May 25, 2010 News
… Revised LCDS launched
By Leonard Gildarie
Guyana continues to eye the Low Carbon Development Strategy (LCDS) as a means to a successful economy. Yesterday saw the launching of a revised document that unveiled a comprehensive plan to improve the country’s fortunes over the next few years.
The launching, at the Umana Yana, Kingston, has come days before President Bharrat Jagdeo is due to visit Norway, European Union, to sign a major agreement that will see Guyana and a number of other countries benefiting from a historic US$5B climate change fund.
Speaking to a gathering of diplomats, stakeholders and Cabinet members, Jagdeo announced that LCDS has now taken a new dimension with the consultation period over and an implementation mode now in gear.
Significantly yesterday, 10 major organisations, part of the Multi-Stakeholders Steering Committee (MSSC), among them the Private Sector Commission and the National Toshaos Council, endorsed the plans adopted in the revised LCDS.
The Head of State noted that while the Copenhagen forum late last year had failed to come up with a workable agreement, Guyana and a number of other countries had continued to work and as a result, in the coming days a major commitment was made to release billions of dollars that would further protect Guyana ‘s forest.
Already, following an historic US$250M agreement that will see performance-based funds coming from Norway, Guyana has moved to implement measures.
The revised LCDS will not only detail plans for 2010 and 2011, but will guide the way forward for the country’s economy in the coming years.
For the next two years, the President disclosed, the revised LCDS has listed an eight-point strategy which will see up to US$111M being invested.
In addition to investing in the Amaila Falls hydro-project, US$6M will be allocated to accelerate the demarcation and titling programme for Amerindians.
Another US$8M will be made available to establish an Amerindian Development Fund, even if no village chooses to be part of the LCDS process. This fund, according to Jagdeo, can be used to develop Amerindian village projects which include aquaculture, cattle rearing and ecotourism.
As much as US$11M could also be used in the next two years to further develop the country’s Information and Communications Technology infrastructure.
Already, the government has committed to bringing a fibre optic cable from Brazil to Georgetown to develop an e-government network. In phases, the LCDS says that after the cable would have been laid, the services will be expanded into a wireless broadband network to remove the digital divide which has been stifling the rural communities.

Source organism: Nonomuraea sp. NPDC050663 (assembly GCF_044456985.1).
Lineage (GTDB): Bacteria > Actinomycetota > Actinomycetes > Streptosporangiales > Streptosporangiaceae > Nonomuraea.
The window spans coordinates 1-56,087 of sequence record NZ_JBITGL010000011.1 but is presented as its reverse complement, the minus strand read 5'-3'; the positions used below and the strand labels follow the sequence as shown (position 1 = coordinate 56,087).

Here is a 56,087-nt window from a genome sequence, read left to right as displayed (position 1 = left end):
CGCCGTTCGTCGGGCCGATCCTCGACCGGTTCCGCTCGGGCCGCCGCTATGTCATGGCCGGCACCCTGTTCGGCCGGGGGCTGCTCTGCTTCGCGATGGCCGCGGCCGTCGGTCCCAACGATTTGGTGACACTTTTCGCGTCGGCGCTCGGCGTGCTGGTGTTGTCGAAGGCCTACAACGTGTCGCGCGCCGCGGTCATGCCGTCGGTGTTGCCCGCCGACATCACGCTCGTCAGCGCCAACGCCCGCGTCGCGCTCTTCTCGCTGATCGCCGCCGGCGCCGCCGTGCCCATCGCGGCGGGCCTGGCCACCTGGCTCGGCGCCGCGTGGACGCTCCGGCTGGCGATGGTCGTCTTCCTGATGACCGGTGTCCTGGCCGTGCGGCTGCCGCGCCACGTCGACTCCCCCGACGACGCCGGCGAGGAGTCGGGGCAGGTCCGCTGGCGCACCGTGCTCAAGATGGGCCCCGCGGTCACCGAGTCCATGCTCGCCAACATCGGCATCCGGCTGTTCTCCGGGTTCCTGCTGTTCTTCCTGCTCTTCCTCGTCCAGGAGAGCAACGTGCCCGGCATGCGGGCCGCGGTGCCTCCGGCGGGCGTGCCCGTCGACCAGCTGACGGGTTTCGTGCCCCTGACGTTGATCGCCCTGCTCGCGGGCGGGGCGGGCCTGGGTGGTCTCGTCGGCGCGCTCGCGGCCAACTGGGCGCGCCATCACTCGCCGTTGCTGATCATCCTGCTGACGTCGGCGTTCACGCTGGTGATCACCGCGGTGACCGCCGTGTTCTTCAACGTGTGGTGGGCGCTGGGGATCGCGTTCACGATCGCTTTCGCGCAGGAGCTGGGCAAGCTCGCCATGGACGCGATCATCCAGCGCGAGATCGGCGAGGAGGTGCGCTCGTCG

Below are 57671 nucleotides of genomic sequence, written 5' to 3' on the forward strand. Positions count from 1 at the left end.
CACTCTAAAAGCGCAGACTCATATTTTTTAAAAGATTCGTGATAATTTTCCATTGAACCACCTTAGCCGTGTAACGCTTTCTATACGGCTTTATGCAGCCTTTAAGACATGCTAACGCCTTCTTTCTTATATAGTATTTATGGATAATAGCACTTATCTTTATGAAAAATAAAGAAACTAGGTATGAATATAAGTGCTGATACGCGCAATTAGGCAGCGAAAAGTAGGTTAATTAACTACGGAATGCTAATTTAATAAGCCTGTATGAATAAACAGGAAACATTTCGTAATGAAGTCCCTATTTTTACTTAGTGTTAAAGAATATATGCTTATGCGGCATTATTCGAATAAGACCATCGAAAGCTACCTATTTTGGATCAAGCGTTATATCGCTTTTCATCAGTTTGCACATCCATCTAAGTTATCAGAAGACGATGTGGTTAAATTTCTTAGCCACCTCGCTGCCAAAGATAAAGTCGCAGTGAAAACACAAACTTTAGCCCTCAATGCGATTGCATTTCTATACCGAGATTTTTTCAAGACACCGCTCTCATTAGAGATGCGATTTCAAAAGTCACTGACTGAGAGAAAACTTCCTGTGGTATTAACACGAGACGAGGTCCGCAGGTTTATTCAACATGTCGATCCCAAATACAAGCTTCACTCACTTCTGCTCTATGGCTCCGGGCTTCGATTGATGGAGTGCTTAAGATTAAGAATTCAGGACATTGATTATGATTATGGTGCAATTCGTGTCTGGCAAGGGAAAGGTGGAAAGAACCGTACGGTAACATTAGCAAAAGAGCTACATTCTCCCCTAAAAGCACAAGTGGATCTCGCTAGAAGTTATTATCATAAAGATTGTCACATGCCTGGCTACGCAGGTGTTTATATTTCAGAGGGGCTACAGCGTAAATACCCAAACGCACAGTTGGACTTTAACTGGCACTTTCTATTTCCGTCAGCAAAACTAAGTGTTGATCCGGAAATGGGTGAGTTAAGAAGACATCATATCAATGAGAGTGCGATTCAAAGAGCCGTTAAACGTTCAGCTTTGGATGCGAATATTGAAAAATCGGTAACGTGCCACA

A key area being targeted by the LCDS for development is the creation of opportunities that will see further growth in small and micro enterprises. These include fruits and vegetables, model mining and aquaculture.
It will also see the development of a Low Carbon Small and Micro Enterprise Mutual Guarantee Fund. As much as US$8M will be earmarked in this area for the next two years, it was revealed.
President Jagdeo also said that talks have started with the University of Guyana to develop an International Center for Bio-Diversity, which among other things can provide a huge resource center with international agencies.
The revised LCDS noted that the country’s rainforest has the potential to provide sources for 25 per cent of today’s medicines, a drug market of close to US$100B.
An estimated US$4M in this area will also target the education system with the Ministry of Education becoming involved this year in the process.
It will also include a project of making available one laptop computer per family as part of the country’s IT development drive.
Additionally, the Office of Climate Change, which will be co-ordinating the LCDS will be strengthened along with the Low Carbon Project Management Office and a number of other agencies including the Environmental Protection Agency.
According to President Jagdeo, the LCDS will again be laid in the National Assembly as Guyana moves more towards implementation. He was convinced that process will continue to be open and transparent.
With Guyana and other like-minded countries aiming toward US$100B in forest protection funding by 2020, the President yesterday called for all Guyanese to put their hands to the wheel and while the going may be slow, it is the only way.
Also present at the launch were the Guyanese Organisation of Indigenous Peoples, the National Amerindian Development Foundation, the Amerindian Action Movement of Guyana, the International Institute for Environment and Development, Conservation International, the World Wildlife Fund, and the Federation of Independent Trade Unions in Guyana.
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